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Energy crisis: a striking reminder of gas infrastructure’s vital role

While winter is just a few months away, Europe is preparing to face possible gas disruptions after reaching an agreement to reduce natural gas demand by 15 per cent and to fill storage facilities to 80 per cent of capacity by November this year. The President of the European Commission, Ursula von der Leyen has also welcomed several initiatives taken by the Member States to save energy and ease their dependency on Russian fuels as per the REPowerEU plan presented in March.

At the same time, Europe must also be on track for the energy transition and its infrastructure must adapt to the various changes that are going to happen, first and foremost the advent of the hydrogen economy.

Boyana Achovski, Secretary General of Gas Infrastructure Europe (GIE), identified several geopolitical trends that are affecting the current energy market and that could affect the future hydrogen one.

“COVID-19, gas prices crisis, followed by Russia’s invasion of Ukraine: Europe must get used to operating in a state of permacrisis,” she said in an interview with CDI LABs. “The decision-making process must be fastened with the setup of new instruments and mechanisms for effective responses.”

Moreover, she underlined that strengthening the security of supply should not be at the expense of climate objectives.

gas infrastructure
BoyanaAchovski. Courtesy of GIE.

“Decarbonisation remains pivotal. In fact, the European gas infrastructure solutions offer an opportunity to couple energy resilience with climate neutrality. Our infrastructure can become the entry door for imported renewable energy” she reminded us. “Today, our infrastructure mainly operates with natural gas. But that could be the case with renewable and low-carbon molecules: biomethane today, hydrogen tomorrow. Multiple innovative projects are blooming all around the continent.”

One thing is clear for Ms Achovski: the current crisis reminded all of us of the vital role of gas infrastructure in ensuring economic stability. And to unlock the full potential of the gas infrastructure, it is crucial to adapt the regulatory framework.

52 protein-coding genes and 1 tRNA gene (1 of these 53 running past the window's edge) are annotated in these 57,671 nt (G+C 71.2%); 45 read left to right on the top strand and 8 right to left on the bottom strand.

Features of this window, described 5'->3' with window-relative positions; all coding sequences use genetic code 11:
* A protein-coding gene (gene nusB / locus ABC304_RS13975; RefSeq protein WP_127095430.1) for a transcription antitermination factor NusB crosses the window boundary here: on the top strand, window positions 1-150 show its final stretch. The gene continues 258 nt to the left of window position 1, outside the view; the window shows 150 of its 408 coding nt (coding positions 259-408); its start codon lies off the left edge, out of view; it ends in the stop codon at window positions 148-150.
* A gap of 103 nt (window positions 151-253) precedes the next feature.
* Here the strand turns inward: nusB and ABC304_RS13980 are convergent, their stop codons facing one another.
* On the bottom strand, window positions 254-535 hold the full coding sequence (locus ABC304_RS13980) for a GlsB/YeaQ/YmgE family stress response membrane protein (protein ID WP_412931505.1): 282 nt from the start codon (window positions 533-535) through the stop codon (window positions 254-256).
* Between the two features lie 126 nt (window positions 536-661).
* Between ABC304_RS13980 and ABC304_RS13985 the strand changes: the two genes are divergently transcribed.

“Diversification is fundamental in terms of supplies and volumes,” she said. “If we talk about diversification of the gas supply, one of the options could be to increase the existing pipeline imports from suppliers other than Russia. For domestic production, as I mentioned before, we could boost biomethane production up to 35 billion cubic metres (bcm) by 2030, as also the REPowerEU plan requires. On the other hand, the LNG imports to change in gas flows require some infrastructure projects and additional interconnectivity in the gas grid within the EU to make use of the existing LNG terminal capacities.”

Infrastructure, including the hydrogen one, will be key in the near future. The full picture for Ms Achovski consists of pipelines to connect the demand and the supply, storages to respond to short-term and seasonal flexibility needs and terminals not only to rely on hydrogen imports but also on its derivatives like ammonia, synthetic gas and LOHC.

In Ms Achovski’s words, GIE shares the European Commission’s objectives of improving the gas market regulatory framework and decarbonising the gas system. And she believes that Europe can be really well positioned as a leader when we talk about clean hydrogen technologies.

One of the projects mentioned by Boyana Achovski is Aquamarine, led by the Hungarian Gas Storage, which includes an electrolysis system of 2,5 megawatts (MW) total performance and the corresponding hydrogen gas preparatory technology at the Kardoskut Underground Gas Storage site.

“The infrastructure will enable the production of green hydrogen by the decomposition of water and the use of the surplus of renewable electricity from the system ” she explained. “Besides the green transition in the gas industry, the effect of the project will also give ground to the widespread use of hydrogen utilisation/-based technology. In this way, the project drives smart sector integration and plays an active role in the decarbonisation processes in Central and Eastern Europe. And there are many others that show how Europe can be able to build several advanced solutions to reach the decarbonisation goals.”

For Ms Achovski, it is all a matter of time. “The timeframes are very short: we need to act fast. We understood that and it made sense that the European Commission came up with this set of ambitious targets. However, even with the best intentions, time will be needed to deliver on those targets and carry on with the projects we are developing,” she concluded.

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